Photo via UFC.com
You would think being involved in the very last fight, at the final event of a successful promotion, in what turned out to be a candidate for "Fight of the Year," would be a good thing.
In the case of Benson Henderson, it wasn't.
Not only did the dynamic young Colorado native lose his lightweight championship, he was posterized by Anthony Pettis in the process, who, in the final moments of the last fight in WEC history, landed one of the most amazing head kicks in MMA history.
Henderson came up short in one of the biggest fights of his life and what's worse, was more or less humiliated in the process. Worse still, is the staying power of that kick.
To this day, if you type in his name on Google, three of the top five search suggestions revolve around that fight. It doesn't take a genius to know that it's not a good thing when enough people are searching for "Ben Henderson gets kicked in the face" to make it a featured result on the largest website on the Internet.
Part of the reason for that is that night in Arizona marked the last time "Bendo" was in the cage plying his trade. That ends tonight when he climbs into the Octagon for his debut in the world's largest fight promotion against Mark Bocek.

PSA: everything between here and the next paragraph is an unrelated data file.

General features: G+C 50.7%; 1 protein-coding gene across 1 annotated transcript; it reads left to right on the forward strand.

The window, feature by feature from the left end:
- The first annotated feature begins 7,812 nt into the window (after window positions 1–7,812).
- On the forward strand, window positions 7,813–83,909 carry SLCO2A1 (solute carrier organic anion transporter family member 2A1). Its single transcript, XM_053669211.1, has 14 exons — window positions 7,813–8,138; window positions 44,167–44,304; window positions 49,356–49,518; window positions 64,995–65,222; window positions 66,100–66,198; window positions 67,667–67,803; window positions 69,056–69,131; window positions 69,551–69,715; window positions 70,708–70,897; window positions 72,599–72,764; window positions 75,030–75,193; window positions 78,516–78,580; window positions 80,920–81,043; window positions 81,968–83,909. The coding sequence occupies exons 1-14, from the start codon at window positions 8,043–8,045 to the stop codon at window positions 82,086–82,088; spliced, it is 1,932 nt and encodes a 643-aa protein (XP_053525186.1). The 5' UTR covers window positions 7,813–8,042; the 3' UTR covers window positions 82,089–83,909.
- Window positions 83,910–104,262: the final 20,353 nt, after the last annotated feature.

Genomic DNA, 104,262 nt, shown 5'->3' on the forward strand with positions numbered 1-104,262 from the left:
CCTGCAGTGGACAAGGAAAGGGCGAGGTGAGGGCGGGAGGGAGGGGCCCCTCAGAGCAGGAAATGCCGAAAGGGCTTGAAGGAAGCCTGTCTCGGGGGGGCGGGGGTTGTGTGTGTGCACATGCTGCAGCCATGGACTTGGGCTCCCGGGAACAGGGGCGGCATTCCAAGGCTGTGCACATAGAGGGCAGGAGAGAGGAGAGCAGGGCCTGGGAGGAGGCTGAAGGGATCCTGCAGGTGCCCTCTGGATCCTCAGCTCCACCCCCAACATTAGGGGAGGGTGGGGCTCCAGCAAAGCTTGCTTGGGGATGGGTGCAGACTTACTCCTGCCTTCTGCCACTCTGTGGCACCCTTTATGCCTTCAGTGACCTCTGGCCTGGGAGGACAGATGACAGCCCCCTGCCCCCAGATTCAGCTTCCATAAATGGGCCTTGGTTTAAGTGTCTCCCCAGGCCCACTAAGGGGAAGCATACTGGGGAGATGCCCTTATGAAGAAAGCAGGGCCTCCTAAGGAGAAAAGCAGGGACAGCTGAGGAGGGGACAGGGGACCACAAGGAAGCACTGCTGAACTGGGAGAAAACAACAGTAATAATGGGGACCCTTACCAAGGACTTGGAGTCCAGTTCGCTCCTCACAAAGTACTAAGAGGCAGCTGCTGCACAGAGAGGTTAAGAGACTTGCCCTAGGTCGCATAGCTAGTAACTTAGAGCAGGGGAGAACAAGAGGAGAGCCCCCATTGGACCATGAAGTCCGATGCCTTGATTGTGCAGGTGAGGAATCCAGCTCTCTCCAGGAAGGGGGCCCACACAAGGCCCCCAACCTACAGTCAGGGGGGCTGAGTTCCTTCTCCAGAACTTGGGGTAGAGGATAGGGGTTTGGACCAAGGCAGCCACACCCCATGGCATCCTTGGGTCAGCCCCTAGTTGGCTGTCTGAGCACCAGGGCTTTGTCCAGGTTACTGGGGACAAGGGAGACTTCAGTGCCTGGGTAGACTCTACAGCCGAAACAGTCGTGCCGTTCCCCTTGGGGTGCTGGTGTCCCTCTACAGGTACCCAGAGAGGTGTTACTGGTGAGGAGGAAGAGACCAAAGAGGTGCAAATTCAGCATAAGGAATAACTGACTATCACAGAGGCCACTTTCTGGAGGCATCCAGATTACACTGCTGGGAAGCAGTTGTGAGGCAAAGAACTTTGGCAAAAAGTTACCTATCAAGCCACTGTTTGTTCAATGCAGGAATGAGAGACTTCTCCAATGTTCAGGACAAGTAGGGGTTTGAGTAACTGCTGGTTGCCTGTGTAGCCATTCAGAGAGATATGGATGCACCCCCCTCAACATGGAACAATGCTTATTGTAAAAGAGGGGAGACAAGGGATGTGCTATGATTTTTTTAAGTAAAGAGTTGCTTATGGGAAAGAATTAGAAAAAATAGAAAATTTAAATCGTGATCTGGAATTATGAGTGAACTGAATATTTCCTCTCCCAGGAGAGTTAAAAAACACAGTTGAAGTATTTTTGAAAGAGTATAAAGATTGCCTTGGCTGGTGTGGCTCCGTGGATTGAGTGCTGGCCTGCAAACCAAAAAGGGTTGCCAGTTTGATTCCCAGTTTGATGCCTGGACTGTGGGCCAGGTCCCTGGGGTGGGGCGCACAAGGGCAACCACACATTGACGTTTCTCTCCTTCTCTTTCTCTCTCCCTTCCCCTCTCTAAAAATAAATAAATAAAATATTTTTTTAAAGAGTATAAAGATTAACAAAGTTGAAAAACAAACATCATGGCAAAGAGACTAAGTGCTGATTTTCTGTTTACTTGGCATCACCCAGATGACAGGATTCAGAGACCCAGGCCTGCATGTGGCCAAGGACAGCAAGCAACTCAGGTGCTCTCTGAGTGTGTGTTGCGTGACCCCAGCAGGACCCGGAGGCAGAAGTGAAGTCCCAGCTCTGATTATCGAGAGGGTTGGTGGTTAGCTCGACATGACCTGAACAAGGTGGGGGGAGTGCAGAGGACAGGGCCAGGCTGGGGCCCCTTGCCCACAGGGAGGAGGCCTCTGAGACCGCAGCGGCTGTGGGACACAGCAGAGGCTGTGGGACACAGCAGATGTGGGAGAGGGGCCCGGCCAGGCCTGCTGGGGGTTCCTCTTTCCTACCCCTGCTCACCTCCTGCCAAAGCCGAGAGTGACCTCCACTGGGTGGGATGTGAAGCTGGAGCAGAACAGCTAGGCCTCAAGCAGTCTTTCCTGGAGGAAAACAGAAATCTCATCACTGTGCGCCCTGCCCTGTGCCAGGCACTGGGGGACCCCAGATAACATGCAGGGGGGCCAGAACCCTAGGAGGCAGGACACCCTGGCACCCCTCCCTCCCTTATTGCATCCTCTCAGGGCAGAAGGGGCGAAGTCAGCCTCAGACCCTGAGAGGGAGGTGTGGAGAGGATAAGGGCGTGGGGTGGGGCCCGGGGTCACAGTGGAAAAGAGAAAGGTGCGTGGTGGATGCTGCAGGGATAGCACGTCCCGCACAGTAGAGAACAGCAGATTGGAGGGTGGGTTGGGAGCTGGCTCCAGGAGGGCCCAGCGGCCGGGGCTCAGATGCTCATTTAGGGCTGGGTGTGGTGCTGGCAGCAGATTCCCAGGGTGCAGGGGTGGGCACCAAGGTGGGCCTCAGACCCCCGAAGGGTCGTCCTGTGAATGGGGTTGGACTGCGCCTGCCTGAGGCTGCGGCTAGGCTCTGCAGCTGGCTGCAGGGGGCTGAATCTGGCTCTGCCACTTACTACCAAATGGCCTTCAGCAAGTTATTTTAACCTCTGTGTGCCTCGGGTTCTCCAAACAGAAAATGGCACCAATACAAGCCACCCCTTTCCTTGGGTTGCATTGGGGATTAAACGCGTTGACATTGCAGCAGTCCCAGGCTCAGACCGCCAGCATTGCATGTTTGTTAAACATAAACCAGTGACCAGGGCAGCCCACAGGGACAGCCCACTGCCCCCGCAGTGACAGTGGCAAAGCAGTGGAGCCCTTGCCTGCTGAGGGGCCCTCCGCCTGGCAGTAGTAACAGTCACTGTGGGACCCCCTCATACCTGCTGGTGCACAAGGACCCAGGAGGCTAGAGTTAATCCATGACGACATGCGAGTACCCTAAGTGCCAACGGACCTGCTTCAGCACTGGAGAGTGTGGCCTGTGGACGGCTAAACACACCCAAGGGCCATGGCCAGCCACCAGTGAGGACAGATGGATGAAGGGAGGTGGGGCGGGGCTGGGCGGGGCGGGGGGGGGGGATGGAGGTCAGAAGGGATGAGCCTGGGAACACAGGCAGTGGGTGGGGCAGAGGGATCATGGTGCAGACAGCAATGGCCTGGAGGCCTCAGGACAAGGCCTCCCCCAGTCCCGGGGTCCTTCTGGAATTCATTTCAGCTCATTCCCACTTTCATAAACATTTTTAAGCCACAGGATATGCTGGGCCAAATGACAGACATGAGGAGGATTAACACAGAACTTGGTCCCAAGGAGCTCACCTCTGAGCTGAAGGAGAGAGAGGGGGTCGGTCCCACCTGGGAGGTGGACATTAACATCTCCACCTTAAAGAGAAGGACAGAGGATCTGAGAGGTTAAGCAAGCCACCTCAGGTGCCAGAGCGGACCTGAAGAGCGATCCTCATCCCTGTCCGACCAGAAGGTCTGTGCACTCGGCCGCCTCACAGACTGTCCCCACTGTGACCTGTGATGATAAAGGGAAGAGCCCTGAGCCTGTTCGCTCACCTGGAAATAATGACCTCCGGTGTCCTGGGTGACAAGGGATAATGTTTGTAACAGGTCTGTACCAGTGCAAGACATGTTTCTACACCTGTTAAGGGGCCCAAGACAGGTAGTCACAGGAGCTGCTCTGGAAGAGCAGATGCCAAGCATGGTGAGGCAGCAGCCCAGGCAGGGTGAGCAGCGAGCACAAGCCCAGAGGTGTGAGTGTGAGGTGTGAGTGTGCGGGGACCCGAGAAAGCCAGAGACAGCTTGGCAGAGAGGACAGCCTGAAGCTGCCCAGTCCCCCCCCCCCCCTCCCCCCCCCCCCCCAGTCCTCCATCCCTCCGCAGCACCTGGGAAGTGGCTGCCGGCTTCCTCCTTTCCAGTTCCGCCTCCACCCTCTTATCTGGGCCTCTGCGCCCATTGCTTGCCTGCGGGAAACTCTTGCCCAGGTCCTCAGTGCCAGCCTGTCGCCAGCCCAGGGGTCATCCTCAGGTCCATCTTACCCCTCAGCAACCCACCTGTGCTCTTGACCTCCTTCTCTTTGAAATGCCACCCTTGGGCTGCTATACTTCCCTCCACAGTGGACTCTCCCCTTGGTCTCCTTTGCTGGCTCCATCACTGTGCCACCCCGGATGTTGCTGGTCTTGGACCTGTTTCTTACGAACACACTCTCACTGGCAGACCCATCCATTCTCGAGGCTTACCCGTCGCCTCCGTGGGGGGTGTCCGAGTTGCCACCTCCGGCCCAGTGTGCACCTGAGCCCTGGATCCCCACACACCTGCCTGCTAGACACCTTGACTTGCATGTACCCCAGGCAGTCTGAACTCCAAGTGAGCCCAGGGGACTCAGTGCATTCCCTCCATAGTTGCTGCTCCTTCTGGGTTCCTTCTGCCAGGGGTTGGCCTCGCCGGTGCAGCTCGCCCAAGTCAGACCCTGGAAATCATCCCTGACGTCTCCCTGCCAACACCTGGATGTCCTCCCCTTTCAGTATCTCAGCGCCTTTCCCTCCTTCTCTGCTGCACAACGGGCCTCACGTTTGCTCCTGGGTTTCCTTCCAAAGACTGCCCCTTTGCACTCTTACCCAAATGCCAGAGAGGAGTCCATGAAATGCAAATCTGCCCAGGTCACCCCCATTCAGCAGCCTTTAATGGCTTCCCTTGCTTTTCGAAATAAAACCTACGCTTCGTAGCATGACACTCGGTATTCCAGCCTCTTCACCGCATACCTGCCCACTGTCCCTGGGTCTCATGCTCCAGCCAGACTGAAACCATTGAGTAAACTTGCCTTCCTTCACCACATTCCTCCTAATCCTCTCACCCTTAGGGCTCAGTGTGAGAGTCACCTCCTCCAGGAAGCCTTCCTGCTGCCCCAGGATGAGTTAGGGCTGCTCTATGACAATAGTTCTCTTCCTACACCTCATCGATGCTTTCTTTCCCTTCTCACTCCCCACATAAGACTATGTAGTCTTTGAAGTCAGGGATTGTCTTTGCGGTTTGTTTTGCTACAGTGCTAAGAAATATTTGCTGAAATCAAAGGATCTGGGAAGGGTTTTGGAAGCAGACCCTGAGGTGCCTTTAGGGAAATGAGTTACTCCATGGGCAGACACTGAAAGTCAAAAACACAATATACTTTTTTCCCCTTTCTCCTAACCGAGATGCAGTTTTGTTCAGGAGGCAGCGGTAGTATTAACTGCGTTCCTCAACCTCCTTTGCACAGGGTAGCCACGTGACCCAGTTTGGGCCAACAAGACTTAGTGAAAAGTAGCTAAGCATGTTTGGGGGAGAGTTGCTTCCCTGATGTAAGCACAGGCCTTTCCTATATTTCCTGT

He's not only getting the chance to impress against a top contender at 155-pounds. He's also getting the opportunity to erase the memory of that cold, painful December night.
WEC 53: "Henderson vs. Pettis" will long be remembered not just for it being the final event put on by "the promotion with all the little guys," but for the "Showtime off-the-wall Kick" Pettis landed on Henderson.
Unfortunately, there are likely quite a few fans, even those educated in the sport, that don't realize how highly credentialed Ben Henderson actually is.
Two championships, multiple fight night bonuses and awards and an over 80-percent finishing rate in his 12 career fights are just a few of his notable accomplishments.
At just 27 years-old, and despite those achievements, the lightweight wrestler has his entire career ahead of him. But erasing the memory of that kick off the cage will go a long way in establishing him, once again, as a top contender at 155-pounds.
To do that, he'll need an impressive victory in his UFC debut against savvy submission specialist Mark Bocek. It won't be easy; the Canadian will be on his home turf, fighting in front of 55,000 fans in the same city he was born and raised.
Not only that, Bocek is extremely motivated, as he's knocking on the door that leads to the upper echelon of the division after a "Submission of the Night" winning triangle choke of jiu-jitsu wizard Dustin Hazelett.
It's an intimidating setup for Henderson but a necessary one. After all, what better way to forget such an astounding failure than with an equally convincing triumph?